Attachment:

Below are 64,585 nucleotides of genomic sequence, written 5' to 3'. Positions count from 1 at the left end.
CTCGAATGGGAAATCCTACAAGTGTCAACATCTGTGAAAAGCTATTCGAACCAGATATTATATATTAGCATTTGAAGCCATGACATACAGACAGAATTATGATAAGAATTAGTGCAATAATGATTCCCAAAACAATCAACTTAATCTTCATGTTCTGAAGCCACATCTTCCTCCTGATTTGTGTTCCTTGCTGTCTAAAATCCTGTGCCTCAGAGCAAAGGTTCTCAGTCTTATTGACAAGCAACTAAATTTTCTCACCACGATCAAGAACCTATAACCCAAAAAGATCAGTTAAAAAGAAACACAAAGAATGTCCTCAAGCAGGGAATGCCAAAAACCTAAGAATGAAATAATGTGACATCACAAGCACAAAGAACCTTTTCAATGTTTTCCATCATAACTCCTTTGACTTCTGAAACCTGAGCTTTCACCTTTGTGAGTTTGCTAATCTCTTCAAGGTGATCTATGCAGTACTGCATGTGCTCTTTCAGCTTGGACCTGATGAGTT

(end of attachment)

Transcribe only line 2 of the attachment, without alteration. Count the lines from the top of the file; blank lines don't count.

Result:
CTCGAATGGGAAATCCTACAAGTGTCAACATCTGTGAAAAGCTATTCGAACCAGATATTATATATTAGCATTTGAAGCCATGACATACAGACAGAATTATGATAAGAATTAGTGCAATAATGATTCCCAAAACAATCAACTTAATCTTCATGTTCTGAAGCCACATCTTCCTCCTGATTTGTGTTCCTTGCTGTCTAAAATCCTGTGCCTCAGAGCAAAGGTTCTCAGTCTTATTGACAAGCAACTAAATTTTCTCACCACGATCAAGAACCTATAACCCAAAAAGATCAGTTAAAAAGAAACACAAAGAATGTCCTCAAGCAGGGAATGCCAAAAACCTAAGAATGAAATAATGTGACATCACAAGCACAAAGAACCTTTTCAATGTTTTCCATCATAACTCCTTTGACTTCTGAAACCTGAGCTTTCACCTTTGTGAGTTTGCTAATCTCTTCAAGGTGATCTATGCAGTACTGCATGTGCTCTTTCAGCTTGGACCTGATGAGTT